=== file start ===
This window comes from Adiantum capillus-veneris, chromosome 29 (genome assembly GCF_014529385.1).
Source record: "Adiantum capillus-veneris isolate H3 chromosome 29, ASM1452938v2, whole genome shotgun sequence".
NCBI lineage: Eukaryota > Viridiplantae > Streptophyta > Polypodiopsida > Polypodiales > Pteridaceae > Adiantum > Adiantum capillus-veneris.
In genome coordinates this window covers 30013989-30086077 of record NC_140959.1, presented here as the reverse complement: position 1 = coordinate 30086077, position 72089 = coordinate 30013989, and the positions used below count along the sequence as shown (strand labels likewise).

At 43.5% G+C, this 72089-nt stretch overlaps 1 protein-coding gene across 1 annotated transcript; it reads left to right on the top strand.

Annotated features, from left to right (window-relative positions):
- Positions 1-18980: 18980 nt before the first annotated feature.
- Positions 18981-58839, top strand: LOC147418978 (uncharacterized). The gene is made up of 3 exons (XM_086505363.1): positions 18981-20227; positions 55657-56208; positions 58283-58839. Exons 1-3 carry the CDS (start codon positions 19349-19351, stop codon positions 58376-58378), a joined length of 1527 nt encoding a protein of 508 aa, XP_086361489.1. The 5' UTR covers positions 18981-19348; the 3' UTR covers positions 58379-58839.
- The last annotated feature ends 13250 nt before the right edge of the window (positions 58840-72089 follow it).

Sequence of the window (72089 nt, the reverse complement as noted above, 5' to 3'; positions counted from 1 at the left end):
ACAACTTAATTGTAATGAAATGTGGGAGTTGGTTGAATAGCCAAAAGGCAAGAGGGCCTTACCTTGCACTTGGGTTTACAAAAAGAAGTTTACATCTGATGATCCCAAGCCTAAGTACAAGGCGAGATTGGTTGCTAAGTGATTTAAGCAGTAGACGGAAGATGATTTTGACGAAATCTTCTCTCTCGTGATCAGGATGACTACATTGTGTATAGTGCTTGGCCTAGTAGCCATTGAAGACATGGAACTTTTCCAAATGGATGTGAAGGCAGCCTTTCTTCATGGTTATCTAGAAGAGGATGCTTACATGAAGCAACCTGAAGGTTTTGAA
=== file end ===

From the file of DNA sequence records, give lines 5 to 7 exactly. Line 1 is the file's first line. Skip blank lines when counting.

At 43.5% G+C, this 72089-nt stretch overlaps 1 protein-coding gene across 1 annotated transcript; it reads left to right on the top strand.

Annotated features, from left to right (window-relative positions):
- Positions 1-18980: 18980 nt before the first annotated feature.